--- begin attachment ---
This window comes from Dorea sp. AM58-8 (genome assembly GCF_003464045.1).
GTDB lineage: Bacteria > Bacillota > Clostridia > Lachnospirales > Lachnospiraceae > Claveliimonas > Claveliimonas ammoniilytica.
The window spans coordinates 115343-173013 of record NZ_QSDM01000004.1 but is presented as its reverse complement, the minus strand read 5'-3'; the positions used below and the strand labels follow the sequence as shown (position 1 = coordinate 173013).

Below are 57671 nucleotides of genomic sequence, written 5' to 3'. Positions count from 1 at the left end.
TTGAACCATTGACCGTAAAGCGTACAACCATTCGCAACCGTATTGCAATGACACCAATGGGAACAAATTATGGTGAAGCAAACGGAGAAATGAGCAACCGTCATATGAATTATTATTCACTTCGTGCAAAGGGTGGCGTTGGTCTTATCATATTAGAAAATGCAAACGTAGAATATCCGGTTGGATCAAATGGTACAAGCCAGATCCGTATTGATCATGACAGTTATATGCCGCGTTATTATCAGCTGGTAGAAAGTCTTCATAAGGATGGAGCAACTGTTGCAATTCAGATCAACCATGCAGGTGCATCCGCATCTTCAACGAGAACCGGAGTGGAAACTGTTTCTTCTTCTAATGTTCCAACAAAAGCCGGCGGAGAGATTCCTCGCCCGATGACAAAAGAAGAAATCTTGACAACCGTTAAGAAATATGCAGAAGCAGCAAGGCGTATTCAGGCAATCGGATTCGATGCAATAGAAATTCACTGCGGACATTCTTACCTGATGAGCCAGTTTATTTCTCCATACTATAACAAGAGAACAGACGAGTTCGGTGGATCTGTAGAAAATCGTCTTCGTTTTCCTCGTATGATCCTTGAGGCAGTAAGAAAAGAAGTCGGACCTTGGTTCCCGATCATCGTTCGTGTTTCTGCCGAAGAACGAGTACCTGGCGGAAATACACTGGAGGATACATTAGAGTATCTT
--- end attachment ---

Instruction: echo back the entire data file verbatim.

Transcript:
This window comes from Dorea sp. AM58-8 (genome assembly GCF_003464045.1).
GTDB lineage: Bacteria > Bacillota > Clostridia > Lachnospirales > Lachnospiraceae > Claveliimonas > Claveliimonas ammoniilytica.
The window spans coordinates 115343-173013 of record NZ_QSDM01000004.1 but is presented as its reverse complement, the minus strand read 5'-3'; the positions used below and the strand labels follow the sequence as shown (position 1 = coordinate 173013).

Below are 57671 nucleotides of genomic sequence, written 5' to 3'. Positions count from 1 at the left end.
TTGAACCATTGACCGTAAAGCGTACAACCATTCGCAACCGTATTGCAATGACACCAATGGGAACAAATTATGGTGAAGCAAACGGAGAAATGAGCAACCGTCATATGAATTATTATTCACTTCGTGCAAAGGGTGGCGTTGGTCTTATCATATTAGAAAATGCAAACGTAGAATATCCGGTTGGATCAAATGGTACAAGCCAGATCCGTATTGATCATGACAGTTATATGCCGCGTTATTATCAGCTGGTAGAAAGTCTTCATAAGGATGGAGCAACTGTTGCAATTCAGATCAACCATGCAGGTGCATCCGCATCTTCAACGAGAACCGGAGTGGAAACTGTTTCTTCTTCTAATGTTCCAACAAAAGCCGGCGGAGAGATTCCTCGCCCGATGACAAAAGAAGAAATCTTGACAACCGTTAAGAAATATGCAGAAGCAGCAAGGCGTATTCAGGCAATCGGATTCGATGCAATAGAAATTCACTGCGGACATTCTTACCTGATGAGCCAGTTTATTTCTCCATACTATAACAAGAGAACAGACGAGTTCGGTGGATCTGTAGAAAATCGTCTTCGTTTTCCTCGTATGATCCTTGAGGCAGTAAGAAAAGAAGTCGGACCTTGGTTCCCGATCATCGTTCGTGTTTCTGCCGAAGAACGAGTACCTGGCGGAAATACACTGGAGGATACATTAGAGTATCTT